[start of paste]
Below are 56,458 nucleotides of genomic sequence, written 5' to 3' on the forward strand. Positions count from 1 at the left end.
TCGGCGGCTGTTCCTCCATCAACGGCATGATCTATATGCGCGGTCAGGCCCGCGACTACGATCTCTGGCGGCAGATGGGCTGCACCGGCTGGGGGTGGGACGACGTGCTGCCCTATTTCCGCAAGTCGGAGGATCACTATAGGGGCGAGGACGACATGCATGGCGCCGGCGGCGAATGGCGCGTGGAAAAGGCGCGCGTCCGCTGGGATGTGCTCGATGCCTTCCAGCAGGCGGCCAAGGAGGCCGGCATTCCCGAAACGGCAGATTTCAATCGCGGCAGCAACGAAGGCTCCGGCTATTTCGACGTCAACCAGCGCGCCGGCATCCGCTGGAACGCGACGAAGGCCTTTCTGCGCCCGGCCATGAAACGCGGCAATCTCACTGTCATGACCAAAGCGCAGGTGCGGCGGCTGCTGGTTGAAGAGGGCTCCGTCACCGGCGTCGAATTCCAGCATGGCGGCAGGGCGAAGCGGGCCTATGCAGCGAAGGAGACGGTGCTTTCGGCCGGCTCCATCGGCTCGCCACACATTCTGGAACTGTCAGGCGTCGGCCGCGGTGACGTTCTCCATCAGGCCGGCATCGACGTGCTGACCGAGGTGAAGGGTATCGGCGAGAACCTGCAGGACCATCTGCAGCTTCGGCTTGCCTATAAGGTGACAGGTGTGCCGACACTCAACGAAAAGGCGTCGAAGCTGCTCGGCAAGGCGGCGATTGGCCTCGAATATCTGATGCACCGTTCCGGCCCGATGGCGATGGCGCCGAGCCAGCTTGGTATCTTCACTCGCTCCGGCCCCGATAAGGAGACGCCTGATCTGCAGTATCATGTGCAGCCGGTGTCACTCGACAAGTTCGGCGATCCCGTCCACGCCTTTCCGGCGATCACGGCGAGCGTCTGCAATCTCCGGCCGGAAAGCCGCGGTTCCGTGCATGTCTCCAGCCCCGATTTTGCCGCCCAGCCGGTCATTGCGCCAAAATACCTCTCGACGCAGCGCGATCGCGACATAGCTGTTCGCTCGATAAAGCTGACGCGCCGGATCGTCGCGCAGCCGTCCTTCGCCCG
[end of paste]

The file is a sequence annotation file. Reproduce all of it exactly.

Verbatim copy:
Below are 56,458 nucleotides of genomic sequence, written 5' to 3' on the forward strand. Positions count from 1 at the left end.
TCGGCGGCTGTTCCTCCATCAACGGCATGATCTATATGCGCGGTCAGGCCCGCGACTACGATCTCTGGCGGCAGATGGGCTGCACCGGCTGGGGGTGGGACGACGTGCTGCCCTATTTCCGCAAGTCGGAGGATCACTATAGGGGCGAGGACGACATGCATGGCGCCGGCGGCGAATGGCGCGTGGAAAAGGCGCGCGTCCGCTGGGATGTGCTCGATGCCTTCCAGCAGGCGGCCAAGGAGGCCGGCATTCCCGAAACGGCAGATTTCAATCGCGGCAGCAACGAAGGCTCCGGCTATTTCGACGTCAACCAGCGCGCCGGCATCCGCTGGAACGCGACGAAGGCCTTTCTGCGCCCGGCCATGAAACGCGGCAATCTCACTGTCATGACCAAAGCGCAGGTGCGGCGGCTGCTGGTTGAAGAGGGCTCCGTCACCGGCGTCGAATTCCAGCATGGCGGCAGGGCGAAGCGGGCCTATGCAGCGAAGGAGACGGTGCTTTCGGCCGGCTCCATCGGCTCGCCACACATTCTGGAACTGTCAGGCGTCGGCCGCGGTGACGTTCTCCATCAGGCCGGCATCGACGTGCTGACCGAGGTGAAGGGTATCGGCGAGAACCTGCAGGACCATCTGCAGCTTCGGCTTGCCTATAAGGTGACAGGTGTGCCGACACTCAACGAAAAGGCGTCGAAGCTGCTCGGCAAGGCGGCGATTGGCCTCGAATATCTGATGCACCGTTCCGGCCCGATGGCGATGGCGCCGAGCCAGCTTGGTATCTTCACTCGCTCCGGCCCCGATAAGGAGACGCCTGATCTGCAGTATCATGTGCAGCCGGTGTCACTCGACAAGTTCGGCGATCCCGTCCACGCCTTTCCGGCGATCACGGCGAGCGTCTGCAATCTCCGGCCGGAAAGCCGCGGTTCCGTGCATGTCTCCAGCCCCGATTTTGCCGCCCAGCCGGTCATTGCGCCAAAATACCTCTCGACGCAGCGCGATCGCGACATAGCTGTTCGCTCGATAAAGCTGACGCGCCGGATCGTCGCGCAGCCGTCCTTCGCCCG